Each evening after walking my bird dog through the prairie and woods, I’ve pulled dozens of deer and wood ticks off each of us.  Hours later, at 3AM, I wake up in a cold sweat and find what I hope is the last one crawling up my arm.

Unfortunately, ticks aren’t just annoying; they can be serious health hazards for humans and dogs alike.  Here are a few key factors to be aware of in keeping your bird dog healthy during tick season.  Special thanks to my veterinarian at White Bear Animal Hospital for the tick guidance.

  • Most commonly connected to Lyme disease, ticks also carry a very serious disease called anaplasmosis, also known as “dog fever.” Anaplasmosis symptoms may include arthritic-like stiffness in your dogs’ joints, lameness, fever, loss of appetite, vomiting, diarrhea, lethargy and even seizure.
  • Rocky Mountain Spotted Fever is another tick transmitted disease problematic for dogs.  In fact, severe cases can lead to death.  Although the disease is most common in the Rocky Mountain states, it is prevalent across the country.
  • According to my vet, Frontline kills ticks that bite your dog and K9 Advantix repels and kills ticks.  To me, the combo platter of repellant and killer made K9 Advantix sound more attractive, which led me to question why my vet didn’t even carry the product.  Her explanation was a number of the clinic’s doggy patients had shown allergic reactions to K9 Advantix, while Frontline users never encountered those problems.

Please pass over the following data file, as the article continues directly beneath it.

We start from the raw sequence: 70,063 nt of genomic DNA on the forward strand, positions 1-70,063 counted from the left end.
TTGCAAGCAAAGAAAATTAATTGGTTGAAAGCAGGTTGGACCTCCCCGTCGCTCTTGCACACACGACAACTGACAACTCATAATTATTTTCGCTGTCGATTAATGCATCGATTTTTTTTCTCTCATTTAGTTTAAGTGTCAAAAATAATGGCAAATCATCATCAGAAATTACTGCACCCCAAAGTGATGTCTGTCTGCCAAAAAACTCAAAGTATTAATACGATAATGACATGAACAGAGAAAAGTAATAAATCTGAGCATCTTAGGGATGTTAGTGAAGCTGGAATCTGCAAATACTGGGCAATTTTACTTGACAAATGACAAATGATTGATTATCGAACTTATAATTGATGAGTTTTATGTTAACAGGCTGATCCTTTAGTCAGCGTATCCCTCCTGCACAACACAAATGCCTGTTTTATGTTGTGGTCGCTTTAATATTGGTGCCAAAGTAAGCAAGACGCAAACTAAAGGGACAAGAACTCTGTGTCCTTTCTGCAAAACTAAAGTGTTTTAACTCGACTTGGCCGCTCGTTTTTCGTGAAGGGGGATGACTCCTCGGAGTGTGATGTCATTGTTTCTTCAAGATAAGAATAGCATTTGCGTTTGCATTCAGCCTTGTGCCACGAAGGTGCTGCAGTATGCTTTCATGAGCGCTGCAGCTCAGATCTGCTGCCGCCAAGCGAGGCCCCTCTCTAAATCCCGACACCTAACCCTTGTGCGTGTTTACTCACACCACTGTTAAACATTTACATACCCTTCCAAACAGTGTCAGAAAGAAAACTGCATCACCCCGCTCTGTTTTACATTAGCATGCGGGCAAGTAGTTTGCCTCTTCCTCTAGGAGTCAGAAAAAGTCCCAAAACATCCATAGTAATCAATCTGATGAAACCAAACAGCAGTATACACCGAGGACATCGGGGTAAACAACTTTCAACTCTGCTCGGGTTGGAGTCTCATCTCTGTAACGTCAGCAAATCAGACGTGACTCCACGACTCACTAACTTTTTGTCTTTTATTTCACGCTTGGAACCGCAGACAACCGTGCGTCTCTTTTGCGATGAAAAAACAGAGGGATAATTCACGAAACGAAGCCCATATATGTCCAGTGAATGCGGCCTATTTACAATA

• My vet also recommended applying my tick preventative every three weeks as opposed to the four week-cycle recommended on the packaging.  According to my vet, some research has shown the medication’s power tends to fade beginning at three weeks, and she thought it’d be worthwhile for me to err on the side of over-protection considering my dog’s propensity to run through thick cover and encounter a bunch of ticks.
  • I also asked about the theory a tick had to be biting your dog for at least 24 hours before a disease could be transmitted.  She said that was mostly false and added that some recent research concluded the primary disease agents are juvenile deer ticks so tiny they’d likely go undetected on the dog’s fur before they had successfully burrowed underneath your dog’s skin.

The Pointer is written by Bob St.Pierre, Pheasants Forever’s Vice President of Marketing.

 

 

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